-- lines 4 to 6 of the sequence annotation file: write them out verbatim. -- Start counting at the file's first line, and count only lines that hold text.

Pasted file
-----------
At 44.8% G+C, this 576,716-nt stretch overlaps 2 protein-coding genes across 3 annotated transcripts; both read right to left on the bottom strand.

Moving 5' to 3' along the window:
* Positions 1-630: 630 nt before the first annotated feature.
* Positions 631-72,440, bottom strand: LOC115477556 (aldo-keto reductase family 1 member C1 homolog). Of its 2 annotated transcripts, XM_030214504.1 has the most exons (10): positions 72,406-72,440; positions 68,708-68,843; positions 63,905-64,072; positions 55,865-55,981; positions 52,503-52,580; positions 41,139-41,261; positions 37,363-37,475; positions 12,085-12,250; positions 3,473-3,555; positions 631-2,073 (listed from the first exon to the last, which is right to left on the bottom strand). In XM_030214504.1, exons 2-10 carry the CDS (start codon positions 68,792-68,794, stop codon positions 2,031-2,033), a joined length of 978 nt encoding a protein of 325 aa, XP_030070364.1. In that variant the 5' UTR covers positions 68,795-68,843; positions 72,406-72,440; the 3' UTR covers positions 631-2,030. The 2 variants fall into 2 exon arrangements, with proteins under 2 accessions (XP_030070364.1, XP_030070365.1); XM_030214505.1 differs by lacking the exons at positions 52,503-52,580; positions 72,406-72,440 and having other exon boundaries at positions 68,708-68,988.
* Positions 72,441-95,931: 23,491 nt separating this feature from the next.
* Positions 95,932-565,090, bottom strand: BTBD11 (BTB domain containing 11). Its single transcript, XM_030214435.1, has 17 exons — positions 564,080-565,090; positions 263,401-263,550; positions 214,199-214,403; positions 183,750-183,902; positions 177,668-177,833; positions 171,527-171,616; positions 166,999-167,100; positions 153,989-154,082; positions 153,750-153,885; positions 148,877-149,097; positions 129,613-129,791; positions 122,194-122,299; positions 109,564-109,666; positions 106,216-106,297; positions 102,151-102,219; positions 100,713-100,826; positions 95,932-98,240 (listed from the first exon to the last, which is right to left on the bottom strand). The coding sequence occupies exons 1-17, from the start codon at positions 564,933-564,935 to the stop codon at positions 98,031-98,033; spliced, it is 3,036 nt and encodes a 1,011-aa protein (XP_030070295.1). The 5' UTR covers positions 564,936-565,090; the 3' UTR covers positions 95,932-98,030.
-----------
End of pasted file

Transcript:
* Positions 631-72,440, bottom strand: LOC115477556 (aldo-keto reductase family 1 member C1 homolog). Of its 2 annotated transcripts, XM_030214504.1 has the most exons (10): positions 72,406-72,440; positions 68,708-68,843; positions 63,905-64,072; positions 55,865-55,981; positions 52,503-52,580; positions 41,139-41,261; positions 37,363-37,475; positions 12,085-12,250; positions 3,473-3,555; positions 631-2,073 (listed from the first exon to the last, which is right to left on the bottom strand). In XM_030214504.1, exons 2-10 carry the CDS (start codon positions 68,792-68,794, stop codon positions 2,031-2,033), a joined length of 978 nt encoding a protein of 325 aa, XP_030070364.1. In that variant the 5' UTR covers positions 68,795-68,843; positions 72,406-72,440; the 3' UTR covers positions 631-2,030. The 2 variants fall into 2 exon arrangements, with proteins under 2 accessions (XP_030070364.1, XP_030070365.1); XM_030214505.1 differs by lacking the exons at positions 52,503-52,580; positions 72,406-72,440 and having other exon boundaries at positions 68,708-68,988.
* Positions 72,441-95,931: 23,491 nt separating this feature from the next.
* Positions 95,932-565,090, bottom strand: BTBD11 (BTB domain containing 11). Its single transcript, XM_030214435.1, has 17 exons — positions 564,080-565,090; positions 263,401-263,550; positions 214,199-214,403; positions 183,750-183,902; positions 177,668-177,833; positions 171,527-171,616; positions 166,999-167,100; positions 153,989-154,082; positions 153,750-153,885; positions 148,877-149,097; positions 129,613-129,791; positions 122,194-122,299; positions 109,564-109,666; positions 106,216-106,297; positions 102,151-102,219; positions 100,713-100,826; positions 95,932-98,240 (listed from the first exon to the last, which is right to left on the bottom strand). The coding sequence occupies exons 1-17, from the start codon at positions 564,933-564,935 to the stop codon at positions 98,031-98,033; spliced, it is 3,036 nt and encodes a 1,011-aa protein (XP_030070295.1). The 5' UTR covers positions 564,936-565,090; the 3' UTR covers positions 95,932-98,030.